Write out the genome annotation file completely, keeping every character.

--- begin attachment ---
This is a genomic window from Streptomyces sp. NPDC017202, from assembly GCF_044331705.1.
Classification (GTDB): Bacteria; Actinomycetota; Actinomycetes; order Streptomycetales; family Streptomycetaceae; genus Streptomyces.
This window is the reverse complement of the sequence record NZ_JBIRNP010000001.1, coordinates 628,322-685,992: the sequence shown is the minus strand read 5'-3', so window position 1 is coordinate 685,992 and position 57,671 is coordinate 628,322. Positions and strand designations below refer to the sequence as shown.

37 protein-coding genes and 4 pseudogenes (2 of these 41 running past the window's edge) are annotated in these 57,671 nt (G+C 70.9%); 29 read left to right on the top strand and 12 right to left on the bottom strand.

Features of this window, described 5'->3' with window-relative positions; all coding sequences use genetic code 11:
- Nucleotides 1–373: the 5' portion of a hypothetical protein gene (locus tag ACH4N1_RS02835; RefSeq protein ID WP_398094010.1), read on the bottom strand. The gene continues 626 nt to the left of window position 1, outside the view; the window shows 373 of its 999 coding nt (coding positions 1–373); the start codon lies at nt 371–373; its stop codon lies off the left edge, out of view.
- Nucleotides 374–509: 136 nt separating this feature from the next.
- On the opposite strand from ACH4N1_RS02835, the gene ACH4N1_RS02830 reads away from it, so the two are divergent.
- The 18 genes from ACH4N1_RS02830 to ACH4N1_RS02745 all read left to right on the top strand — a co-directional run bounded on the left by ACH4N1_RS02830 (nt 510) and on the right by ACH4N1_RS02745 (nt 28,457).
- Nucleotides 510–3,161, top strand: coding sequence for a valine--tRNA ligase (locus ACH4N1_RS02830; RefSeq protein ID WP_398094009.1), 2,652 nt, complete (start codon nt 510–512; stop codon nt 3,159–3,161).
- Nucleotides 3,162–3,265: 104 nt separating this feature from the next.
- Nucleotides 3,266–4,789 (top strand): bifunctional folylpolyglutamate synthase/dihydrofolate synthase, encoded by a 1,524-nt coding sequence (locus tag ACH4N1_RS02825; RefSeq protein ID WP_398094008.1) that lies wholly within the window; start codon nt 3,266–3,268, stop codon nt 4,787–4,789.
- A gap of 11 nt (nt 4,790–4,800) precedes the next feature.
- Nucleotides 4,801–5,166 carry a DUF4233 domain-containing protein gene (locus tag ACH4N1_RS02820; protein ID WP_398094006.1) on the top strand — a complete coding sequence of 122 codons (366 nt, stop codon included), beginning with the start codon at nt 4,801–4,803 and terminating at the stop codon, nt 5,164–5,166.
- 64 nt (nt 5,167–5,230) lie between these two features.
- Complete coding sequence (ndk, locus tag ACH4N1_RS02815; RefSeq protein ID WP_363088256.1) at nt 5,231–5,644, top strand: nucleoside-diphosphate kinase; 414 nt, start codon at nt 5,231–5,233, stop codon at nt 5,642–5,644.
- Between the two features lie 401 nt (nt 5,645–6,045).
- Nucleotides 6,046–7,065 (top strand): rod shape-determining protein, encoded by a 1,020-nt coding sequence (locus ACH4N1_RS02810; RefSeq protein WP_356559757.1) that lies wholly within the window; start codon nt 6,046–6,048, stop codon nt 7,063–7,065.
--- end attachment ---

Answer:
This is a genomic window from Streptomyces sp. NPDC017202, from assembly GCF_044331705.1.
Classification (GTDB): Bacteria; Actinomycetota; Actinomycetes; order Streptomycetales; family Streptomycetaceae; genus Streptomyces.
This window is the reverse complement of the sequence record NZ_JBIRNP010000001.1, coordinates 628,322-685,992: the sequence shown is the minus strand read 5'-3', so window position 1 is coordinate 685,992 and position 57,671 is coordinate 628,322. Positions and strand designations below refer to the sequence as shown.

37 protein-coding genes and 4 pseudogenes (2 of these 41 running past the window's edge) are annotated in these 57,671 nt (G+C 70.9%); 29 read left to right on the top strand and 12 right to left on the bottom strand.

Features of this window, described 5'->3' with window-relative positions; all coding sequences use genetic code 11:
- Nucleotides 1–373: the 5' portion of a hypothetical protein gene (locus tag ACH4N1_RS02835; RefSeq protein ID WP_398094010.1), read on the bottom strand. The gene continues 626 nt to the left of window position 1, outside the view; the window shows 373 of its 999 coding nt (coding positions 1–373); the start codon lies at nt 371–373; its stop codon lies off the left edge, out of view.
- Nucleotides 374–509: 136 nt separating this feature from the next.
- On the opposite strand from ACH4N1_RS02835, the gene ACH4N1_RS02830 reads away from it, so the two are divergent.
- The 18 genes from ACH4N1_RS02830 to ACH4N1_RS02745 all read left to right on the top strand — a co-directional run bounded on the left by ACH4N1_RS02830 (nt 510) and on the right by ACH4N1_RS02745 (nt 28,457).
- Nucleotides 510–3,161, top strand: coding sequence for a valine--tRNA ligase (locus ACH4N1_RS02830; RefSeq protein ID WP_398094009.1), 2,652 nt, complete (start codon nt 510–512; stop codon nt 3,159–3,161).
- Nucleotides 3,162–3,265: 104 nt separating this feature from the next.
- Nucleotides 3,266–4,789 (top strand): bifunctional folylpolyglutamate synthase/dihydrofolate synthase, encoded by a 1,524-nt coding sequence (locus tag ACH4N1_RS02825; RefSeq protein ID WP_398094008.1) that lies wholly within the window; start codon nt 3,266–3,268, stop codon nt 4,787–4,789.
- A gap of 11 nt (nt 4,790–4,800) precedes the next feature.
- Nucleotides 4,801–5,166 carry a DUF4233 domain-containing protein gene (locus tag ACH4N1_RS02820; protein ID WP_398094006.1) on the top strand — a complete coding sequence of 122 codons (366 nt, stop codon included), beginning with the start codon at nt 4,801–4,803 and terminating at the stop codon, nt 5,164–5,166.
- 64 nt (nt 5,167–5,230) lie between these two features.
- Complete coding sequence (ndk, locus tag ACH4N1_RS02815; RefSeq protein ID WP_363088256.1) at nt 5,231–5,644, top strand: nucleoside-diphosphate kinase; 414 nt, start codon at nt 5,231–5,233, stop codon at nt 5,642–5,644.
- Between the two features lie 401 nt (nt 5,645–6,045).
- Nucleotides 6,046–7,065 (top strand): rod shape-determining protein, encoded by a 1,020-nt coding sequence (locus ACH4N1_RS02810; RefSeq protein WP_356559757.1) that lies wholly within the window; start codon nt 6,046–6,048, stop codon nt 7,063–7,065.